- Creativity techniques: Brainstorming
- Reverse Brainstorming
- Combined brainstorming
- Question brainstorming
- Stop-and-go Brainstorming
- Gordon-little variation
- Rawlinson brainstorming
- Kaleidoscope Brainstorming Technique
- Wildest Idea Technique
- Individual brainstorming
- Individual brainwriting
- Group brainwriting technique
- Brainwriting pool (BP)
- 6-3-5 Brainwriting
- The Gallery method
- Brainwriting game
- Constrained brainwriting
- Round-Robin and Roundtable brainstorming
- Group passing technique
- Nominal group technique
- The Buzz session
- Rolestorming technique
- Rotating roles
- Blue slips technique
- The Pin card technique
- The K-J method
- Snowballing technique
- Team Idea mapping
- The classic cluster brainstorming method
- Card story boards
- Trigger method
- Imaginary brainstorming
- Air cliché
- Visual brainstorming
- Electronic brainstorming
Trigger method as the type of brainstorming
The trigger method is often used in conjunction with classical brainstorming (Bujake, 1969).
This method based on repetition. One idea triggers another and another and so on until as many thoughts as possible are generated.
1.The leader defines the problem.
2. He asks each member of the group to generate and record as many ideas as possible. (In silence during 5-10 minutes).
1. One member of the group is then asked to read out his or her ideas to the rest of the group.
2. The ideas read out are then discussed by the rest of the group for about ten minutes with the objective of developing variations on the ideas or new ideas.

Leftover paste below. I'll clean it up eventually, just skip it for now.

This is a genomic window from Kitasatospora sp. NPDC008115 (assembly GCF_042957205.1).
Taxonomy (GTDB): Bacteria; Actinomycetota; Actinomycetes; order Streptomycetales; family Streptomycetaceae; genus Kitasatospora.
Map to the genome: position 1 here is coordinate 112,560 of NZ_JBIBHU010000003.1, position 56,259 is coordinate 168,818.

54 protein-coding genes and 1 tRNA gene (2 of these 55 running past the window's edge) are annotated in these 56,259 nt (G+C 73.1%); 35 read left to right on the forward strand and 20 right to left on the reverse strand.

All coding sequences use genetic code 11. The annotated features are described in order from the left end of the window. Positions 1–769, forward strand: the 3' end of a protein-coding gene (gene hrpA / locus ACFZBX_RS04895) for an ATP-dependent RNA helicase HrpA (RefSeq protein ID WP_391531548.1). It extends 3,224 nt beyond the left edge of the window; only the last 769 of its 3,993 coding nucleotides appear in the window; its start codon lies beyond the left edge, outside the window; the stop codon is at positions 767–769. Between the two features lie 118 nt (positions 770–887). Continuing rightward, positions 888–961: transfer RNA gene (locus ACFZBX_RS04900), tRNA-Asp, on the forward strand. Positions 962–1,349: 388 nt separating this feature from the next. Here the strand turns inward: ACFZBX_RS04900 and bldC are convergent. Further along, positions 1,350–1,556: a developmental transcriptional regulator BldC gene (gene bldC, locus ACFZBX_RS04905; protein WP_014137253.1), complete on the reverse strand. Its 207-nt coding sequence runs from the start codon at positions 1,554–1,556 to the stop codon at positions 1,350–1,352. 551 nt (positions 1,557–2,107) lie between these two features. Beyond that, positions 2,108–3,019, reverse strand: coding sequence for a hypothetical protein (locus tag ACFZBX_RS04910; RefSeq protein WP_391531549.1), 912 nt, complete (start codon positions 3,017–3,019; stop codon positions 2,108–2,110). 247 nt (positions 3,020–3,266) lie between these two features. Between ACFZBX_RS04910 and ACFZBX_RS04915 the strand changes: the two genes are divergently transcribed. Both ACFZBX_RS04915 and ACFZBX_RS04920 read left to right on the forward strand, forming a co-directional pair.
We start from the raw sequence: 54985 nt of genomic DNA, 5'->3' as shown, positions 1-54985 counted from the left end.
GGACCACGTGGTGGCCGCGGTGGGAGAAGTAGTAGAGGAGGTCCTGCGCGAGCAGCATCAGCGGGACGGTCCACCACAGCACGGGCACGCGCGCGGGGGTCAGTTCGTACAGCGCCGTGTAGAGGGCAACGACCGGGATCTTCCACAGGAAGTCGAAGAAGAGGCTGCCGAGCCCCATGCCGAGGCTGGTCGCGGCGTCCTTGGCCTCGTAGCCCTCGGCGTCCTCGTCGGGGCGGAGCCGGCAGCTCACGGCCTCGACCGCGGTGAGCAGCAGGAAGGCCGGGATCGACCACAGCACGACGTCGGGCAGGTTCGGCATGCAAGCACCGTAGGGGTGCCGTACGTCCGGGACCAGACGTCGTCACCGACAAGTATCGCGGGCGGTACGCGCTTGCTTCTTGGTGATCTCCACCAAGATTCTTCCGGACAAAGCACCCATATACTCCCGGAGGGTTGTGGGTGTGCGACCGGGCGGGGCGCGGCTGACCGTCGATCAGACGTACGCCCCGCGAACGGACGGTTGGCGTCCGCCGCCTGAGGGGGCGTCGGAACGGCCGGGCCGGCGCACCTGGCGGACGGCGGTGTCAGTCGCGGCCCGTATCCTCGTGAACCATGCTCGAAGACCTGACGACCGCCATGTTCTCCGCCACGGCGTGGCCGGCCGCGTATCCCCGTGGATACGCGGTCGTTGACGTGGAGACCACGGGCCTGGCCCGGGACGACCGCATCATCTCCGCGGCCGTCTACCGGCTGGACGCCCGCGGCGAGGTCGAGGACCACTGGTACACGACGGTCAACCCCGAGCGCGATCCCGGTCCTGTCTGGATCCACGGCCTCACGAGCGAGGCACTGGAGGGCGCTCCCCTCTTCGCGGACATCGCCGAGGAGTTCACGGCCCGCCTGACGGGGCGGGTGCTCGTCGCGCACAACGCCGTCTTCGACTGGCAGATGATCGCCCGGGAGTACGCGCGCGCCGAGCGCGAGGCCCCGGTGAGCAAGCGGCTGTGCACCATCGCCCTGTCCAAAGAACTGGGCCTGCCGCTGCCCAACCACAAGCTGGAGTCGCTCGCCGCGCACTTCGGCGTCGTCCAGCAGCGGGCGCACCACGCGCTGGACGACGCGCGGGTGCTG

3. The procedure continues until all ideas of each participants have been discussed.
1. One member reads out his list – others silently cross out ideas repetitive ideas and write down their new ideas
2. The next member reads out his original list of ideas not already covered, and his new list induced by listened ideas.
3. The last member reads out his original list and new list induced by listened ideas and procedure is repeated counter current (ie, if there are 6 folk, the order goes 1,2,3,4,5,6,5,4,3,2,1,2,3,4,5,6…)
Everyone’s paper is then collected and can be typed up into a single list of ideas – all duplicates should have been crossed out during the session.
1. Participants select the best idea or are collect then 5 – 10 are randomly chosen and brainstorm on those ideas as ‘triggers’ for more new ideas.
2. The procedure is repeated until participants have found the best solution.
Tigger sessions are a good way of getting lots of ideas down from untrained resources.